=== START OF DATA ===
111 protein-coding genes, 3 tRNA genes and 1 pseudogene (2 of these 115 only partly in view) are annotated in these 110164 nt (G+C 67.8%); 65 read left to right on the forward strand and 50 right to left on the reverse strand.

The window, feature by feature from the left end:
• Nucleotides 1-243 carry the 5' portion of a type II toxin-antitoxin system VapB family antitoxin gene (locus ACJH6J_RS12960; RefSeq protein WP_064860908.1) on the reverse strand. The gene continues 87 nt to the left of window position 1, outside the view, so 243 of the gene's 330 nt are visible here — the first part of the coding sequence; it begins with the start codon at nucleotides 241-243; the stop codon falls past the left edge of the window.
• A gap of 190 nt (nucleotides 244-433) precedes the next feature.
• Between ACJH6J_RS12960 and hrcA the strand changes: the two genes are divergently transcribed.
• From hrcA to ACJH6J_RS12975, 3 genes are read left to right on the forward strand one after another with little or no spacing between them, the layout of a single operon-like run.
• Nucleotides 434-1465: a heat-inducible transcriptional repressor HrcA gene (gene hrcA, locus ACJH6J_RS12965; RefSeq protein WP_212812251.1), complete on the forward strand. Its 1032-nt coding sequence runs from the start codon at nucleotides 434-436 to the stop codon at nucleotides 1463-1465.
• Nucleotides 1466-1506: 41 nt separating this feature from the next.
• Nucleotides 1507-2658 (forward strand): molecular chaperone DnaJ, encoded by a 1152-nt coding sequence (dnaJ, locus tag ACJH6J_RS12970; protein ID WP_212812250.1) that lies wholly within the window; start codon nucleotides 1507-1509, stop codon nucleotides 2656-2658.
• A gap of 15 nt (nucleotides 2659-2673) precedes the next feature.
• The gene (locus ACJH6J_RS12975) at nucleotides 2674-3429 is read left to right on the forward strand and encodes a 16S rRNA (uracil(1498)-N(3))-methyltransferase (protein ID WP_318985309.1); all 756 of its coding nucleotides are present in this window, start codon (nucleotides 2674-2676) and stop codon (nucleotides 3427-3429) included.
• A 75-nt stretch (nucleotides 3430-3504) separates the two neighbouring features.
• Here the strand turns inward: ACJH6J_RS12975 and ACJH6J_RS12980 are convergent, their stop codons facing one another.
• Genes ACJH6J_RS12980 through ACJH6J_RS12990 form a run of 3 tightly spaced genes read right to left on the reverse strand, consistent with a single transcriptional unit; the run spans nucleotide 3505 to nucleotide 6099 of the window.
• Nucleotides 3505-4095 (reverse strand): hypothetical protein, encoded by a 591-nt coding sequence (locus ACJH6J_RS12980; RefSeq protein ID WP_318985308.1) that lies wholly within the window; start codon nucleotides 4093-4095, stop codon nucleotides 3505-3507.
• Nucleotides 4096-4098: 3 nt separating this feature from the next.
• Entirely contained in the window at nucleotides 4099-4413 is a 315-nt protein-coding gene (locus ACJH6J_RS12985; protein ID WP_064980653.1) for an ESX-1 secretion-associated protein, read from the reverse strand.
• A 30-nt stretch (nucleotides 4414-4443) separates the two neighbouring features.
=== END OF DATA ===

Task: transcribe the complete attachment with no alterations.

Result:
111 protein-coding genes, 3 tRNA genes and 1 pseudogene (2 of these 115 only partly in view) are annotated in these 110164 nt (G+C 67.8%); 65 read left to right on the forward strand and 50 right to left on the reverse strand.

The window, feature by feature from the left end:
• Nucleotides 1-243 carry the 5' portion of a type II toxin-antitoxin system VapB family antitoxin gene (locus ACJH6J_RS12960; RefSeq protein WP_064860908.1) on the reverse strand. The gene continues 87 nt to the left of window position 1, outside the view, so 243 of the gene's 330 nt are visible here — the first part of the coding sequence; it begins with the start codon at nucleotides 241-243; the stop codon falls past the left edge of the window.
• A gap of 190 nt (nucleotides 244-433) precedes the next feature.
• Between ACJH6J_RS12960 and hrcA the strand changes: the two genes are divergently transcribed.
• From hrcA to ACJH6J_RS12975, 3 genes are read left to right on the forward strand one after another with little or no spacing between them, the layout of a single operon-like run.
• Nucleotides 434-1465: a heat-inducible transcriptional repressor HrcA gene (gene hrcA, locus ACJH6J_RS12965; RefSeq protein WP_212812251.1), complete on the forward strand. Its 1032-nt coding sequence runs from the start codon at nucleotides 434-436 to the stop codon at nucleotides 1463-1465.
• Nucleotides 1466-1506: 41 nt separating this feature from the next.
• Nucleotides 1507-2658 (forward strand): molecular chaperone DnaJ, encoded by a 1152-nt coding sequence (dnaJ, locus tag ACJH6J_RS12970; protein ID WP_212812250.1) that lies wholly within the window; start codon nucleotides 1507-1509, stop codon nucleotides 2656-2658.
• A gap of 15 nt (nucleotides 2659-2673) precedes the next feature.
• The gene (locus ACJH6J_RS12975) at nucleotides 2674-3429 is read left to right on the forward strand and encodes a 16S rRNA (uracil(1498)-N(3))-methyltransferase (protein ID WP_318985309.1); all 756 of its coding nucleotides are present in this window, start codon (nucleotides 2674-2676) and stop codon (nucleotides 3427-3429) included.
• A 75-nt stretch (nucleotides 3430-3504) separates the two neighbouring features.
• Here the strand turns inward: ACJH6J_RS12975 and ACJH6J_RS12980 are convergent, their stop codons facing one another.
• Genes ACJH6J_RS12980 through ACJH6J_RS12990 form a run of 3 tightly spaced genes read right to left on the reverse strand, consistent with a single transcriptional unit; the run spans nucleotide 3505 to nucleotide 6099 of the window.
• Nucleotides 3505-4095 (reverse strand): hypothetical protein, encoded by a 591-nt coding sequence (locus ACJH6J_RS12980; RefSeq protein ID WP_318985308.1) that lies wholly within the window; start codon nucleotides 4093-4095, stop codon nucleotides 3505-3507.
• Nucleotides 4096-4098: 3 nt separating this feature from the next.
• Entirely contained in the window at nucleotides 4099-4413 is a 315-nt protein-coding gene (locus ACJH6J_RS12985; protein ID WP_064980653.1) for an ESX-1 secretion-associated protein, read from the reverse strand.
• A 30-nt stretch (nucleotides 4414-4443) separates the two neighbouring features.